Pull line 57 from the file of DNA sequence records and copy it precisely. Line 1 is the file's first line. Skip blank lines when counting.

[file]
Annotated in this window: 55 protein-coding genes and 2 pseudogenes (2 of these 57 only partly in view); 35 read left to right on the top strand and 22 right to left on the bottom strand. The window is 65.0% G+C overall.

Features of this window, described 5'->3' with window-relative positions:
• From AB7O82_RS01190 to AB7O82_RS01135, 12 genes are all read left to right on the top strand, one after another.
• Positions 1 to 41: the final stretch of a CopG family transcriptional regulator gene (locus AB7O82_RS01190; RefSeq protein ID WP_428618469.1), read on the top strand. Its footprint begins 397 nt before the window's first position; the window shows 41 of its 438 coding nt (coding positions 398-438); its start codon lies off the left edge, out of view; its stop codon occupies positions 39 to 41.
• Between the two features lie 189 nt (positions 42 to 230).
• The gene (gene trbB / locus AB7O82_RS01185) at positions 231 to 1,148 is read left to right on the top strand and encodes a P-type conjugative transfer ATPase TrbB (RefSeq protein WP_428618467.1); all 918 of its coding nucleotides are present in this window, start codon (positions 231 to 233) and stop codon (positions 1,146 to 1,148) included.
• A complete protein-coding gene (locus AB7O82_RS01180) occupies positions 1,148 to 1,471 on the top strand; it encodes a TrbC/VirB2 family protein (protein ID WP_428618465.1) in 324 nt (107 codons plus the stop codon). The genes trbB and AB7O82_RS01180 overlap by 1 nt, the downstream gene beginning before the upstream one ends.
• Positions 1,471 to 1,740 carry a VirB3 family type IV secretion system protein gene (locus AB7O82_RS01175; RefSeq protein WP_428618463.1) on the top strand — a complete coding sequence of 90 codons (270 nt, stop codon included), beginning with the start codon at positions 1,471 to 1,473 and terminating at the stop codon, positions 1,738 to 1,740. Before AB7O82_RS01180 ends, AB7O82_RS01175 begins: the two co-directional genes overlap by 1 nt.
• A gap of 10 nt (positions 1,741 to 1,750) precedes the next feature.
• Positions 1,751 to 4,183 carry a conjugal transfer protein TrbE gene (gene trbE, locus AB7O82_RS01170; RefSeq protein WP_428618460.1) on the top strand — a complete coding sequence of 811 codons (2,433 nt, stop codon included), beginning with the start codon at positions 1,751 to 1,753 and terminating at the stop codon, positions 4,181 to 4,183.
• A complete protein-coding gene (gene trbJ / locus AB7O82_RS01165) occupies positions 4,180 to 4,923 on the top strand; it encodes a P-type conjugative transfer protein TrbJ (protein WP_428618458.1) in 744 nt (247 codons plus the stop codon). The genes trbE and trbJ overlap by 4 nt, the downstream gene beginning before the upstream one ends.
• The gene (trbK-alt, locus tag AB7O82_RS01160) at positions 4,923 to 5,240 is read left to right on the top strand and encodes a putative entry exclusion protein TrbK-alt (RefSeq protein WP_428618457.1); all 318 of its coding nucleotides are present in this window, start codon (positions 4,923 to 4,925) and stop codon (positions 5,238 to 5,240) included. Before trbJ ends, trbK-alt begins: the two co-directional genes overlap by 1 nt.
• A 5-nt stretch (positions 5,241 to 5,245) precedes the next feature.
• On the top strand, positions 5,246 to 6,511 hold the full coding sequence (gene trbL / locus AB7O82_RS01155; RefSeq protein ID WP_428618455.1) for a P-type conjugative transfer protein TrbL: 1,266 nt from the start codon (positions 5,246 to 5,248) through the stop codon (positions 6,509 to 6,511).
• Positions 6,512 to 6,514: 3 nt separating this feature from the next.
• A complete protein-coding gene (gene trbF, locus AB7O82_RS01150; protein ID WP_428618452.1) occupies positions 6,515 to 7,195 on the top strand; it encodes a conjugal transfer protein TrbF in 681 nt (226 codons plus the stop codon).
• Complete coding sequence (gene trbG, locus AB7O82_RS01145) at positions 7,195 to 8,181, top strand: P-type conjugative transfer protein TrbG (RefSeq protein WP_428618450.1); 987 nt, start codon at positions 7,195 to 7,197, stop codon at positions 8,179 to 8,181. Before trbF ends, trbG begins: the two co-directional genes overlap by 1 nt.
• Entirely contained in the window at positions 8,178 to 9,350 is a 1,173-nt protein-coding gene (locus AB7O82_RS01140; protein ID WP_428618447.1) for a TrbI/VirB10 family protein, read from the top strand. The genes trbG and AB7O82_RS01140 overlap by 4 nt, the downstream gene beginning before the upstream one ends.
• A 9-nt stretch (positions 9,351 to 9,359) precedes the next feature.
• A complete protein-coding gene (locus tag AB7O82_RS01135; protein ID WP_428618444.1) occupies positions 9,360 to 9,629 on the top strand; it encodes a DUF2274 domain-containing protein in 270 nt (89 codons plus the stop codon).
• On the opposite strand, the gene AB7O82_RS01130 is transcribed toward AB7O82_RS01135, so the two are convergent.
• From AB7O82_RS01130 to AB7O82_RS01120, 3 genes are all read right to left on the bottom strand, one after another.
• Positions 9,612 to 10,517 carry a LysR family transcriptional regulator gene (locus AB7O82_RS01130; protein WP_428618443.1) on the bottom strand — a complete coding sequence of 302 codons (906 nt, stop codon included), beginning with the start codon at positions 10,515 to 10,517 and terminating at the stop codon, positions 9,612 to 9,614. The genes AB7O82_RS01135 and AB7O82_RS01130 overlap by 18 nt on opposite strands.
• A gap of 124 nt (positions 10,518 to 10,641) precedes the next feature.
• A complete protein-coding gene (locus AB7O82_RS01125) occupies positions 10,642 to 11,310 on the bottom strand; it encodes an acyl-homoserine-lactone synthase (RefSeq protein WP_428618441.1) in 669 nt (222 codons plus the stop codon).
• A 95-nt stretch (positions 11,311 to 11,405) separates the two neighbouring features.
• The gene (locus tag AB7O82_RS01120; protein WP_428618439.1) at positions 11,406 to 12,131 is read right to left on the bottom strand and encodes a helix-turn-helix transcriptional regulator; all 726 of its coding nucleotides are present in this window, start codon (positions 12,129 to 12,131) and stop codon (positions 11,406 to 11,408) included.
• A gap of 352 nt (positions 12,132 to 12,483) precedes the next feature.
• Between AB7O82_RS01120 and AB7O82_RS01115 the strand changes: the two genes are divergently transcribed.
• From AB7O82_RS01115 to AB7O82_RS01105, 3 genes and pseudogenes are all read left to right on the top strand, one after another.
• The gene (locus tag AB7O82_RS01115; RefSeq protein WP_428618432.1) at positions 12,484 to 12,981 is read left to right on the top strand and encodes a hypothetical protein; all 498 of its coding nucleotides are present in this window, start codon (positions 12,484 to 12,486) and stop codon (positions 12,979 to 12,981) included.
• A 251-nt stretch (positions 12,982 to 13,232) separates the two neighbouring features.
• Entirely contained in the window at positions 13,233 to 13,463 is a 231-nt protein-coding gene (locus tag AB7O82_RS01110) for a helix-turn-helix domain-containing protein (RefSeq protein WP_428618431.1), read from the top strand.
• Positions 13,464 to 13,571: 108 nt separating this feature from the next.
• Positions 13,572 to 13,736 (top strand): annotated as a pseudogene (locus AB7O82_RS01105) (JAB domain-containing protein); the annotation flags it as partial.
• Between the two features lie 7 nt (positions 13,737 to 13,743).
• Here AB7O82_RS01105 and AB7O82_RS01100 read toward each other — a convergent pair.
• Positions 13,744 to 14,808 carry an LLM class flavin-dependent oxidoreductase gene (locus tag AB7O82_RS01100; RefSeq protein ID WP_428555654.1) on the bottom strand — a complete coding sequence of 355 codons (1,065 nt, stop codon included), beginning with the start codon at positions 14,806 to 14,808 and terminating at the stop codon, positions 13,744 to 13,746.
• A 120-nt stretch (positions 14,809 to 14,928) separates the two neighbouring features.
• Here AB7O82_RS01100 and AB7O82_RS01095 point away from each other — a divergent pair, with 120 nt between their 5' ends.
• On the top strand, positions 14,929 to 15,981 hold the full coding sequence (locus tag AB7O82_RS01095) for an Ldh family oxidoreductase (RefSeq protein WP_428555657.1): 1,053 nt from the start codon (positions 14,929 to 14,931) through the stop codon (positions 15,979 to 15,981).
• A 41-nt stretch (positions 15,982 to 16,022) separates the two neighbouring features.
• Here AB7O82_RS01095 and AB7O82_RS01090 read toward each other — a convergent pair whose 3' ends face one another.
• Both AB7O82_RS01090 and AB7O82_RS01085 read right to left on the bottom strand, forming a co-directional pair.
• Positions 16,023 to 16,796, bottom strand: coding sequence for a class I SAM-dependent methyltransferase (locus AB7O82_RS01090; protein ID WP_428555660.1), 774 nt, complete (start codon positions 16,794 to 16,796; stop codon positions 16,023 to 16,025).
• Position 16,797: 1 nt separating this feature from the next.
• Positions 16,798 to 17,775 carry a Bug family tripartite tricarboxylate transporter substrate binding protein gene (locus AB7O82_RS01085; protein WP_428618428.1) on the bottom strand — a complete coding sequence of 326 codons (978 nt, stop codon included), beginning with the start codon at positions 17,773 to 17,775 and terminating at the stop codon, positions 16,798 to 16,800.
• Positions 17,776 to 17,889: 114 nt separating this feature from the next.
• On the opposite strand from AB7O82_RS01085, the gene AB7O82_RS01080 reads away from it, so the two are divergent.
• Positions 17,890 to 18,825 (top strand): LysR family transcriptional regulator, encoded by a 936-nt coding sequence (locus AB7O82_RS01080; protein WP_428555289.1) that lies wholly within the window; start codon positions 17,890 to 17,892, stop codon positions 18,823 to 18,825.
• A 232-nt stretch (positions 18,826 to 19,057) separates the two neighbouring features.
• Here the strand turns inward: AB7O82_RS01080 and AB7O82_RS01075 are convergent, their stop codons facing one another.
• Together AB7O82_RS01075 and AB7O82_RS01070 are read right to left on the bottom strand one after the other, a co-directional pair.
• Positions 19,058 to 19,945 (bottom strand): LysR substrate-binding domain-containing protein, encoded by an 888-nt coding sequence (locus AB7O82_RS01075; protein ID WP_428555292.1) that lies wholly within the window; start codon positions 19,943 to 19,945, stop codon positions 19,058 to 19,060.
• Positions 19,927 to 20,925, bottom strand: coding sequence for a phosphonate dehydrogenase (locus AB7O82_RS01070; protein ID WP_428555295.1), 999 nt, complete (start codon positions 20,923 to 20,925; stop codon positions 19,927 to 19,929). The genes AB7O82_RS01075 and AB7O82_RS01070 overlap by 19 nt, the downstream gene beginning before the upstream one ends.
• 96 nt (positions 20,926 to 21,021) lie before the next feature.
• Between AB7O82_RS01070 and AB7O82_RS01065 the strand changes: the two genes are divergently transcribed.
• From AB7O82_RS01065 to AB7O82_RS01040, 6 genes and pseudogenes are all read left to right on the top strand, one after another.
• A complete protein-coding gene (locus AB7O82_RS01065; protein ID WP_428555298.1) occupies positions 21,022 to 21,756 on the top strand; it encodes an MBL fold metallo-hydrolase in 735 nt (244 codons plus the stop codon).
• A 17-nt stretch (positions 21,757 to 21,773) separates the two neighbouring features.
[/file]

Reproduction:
• Between AB7O82_RS01070 and AB7O82_RS01065 the strand changes: the two genes are divergently transcribed.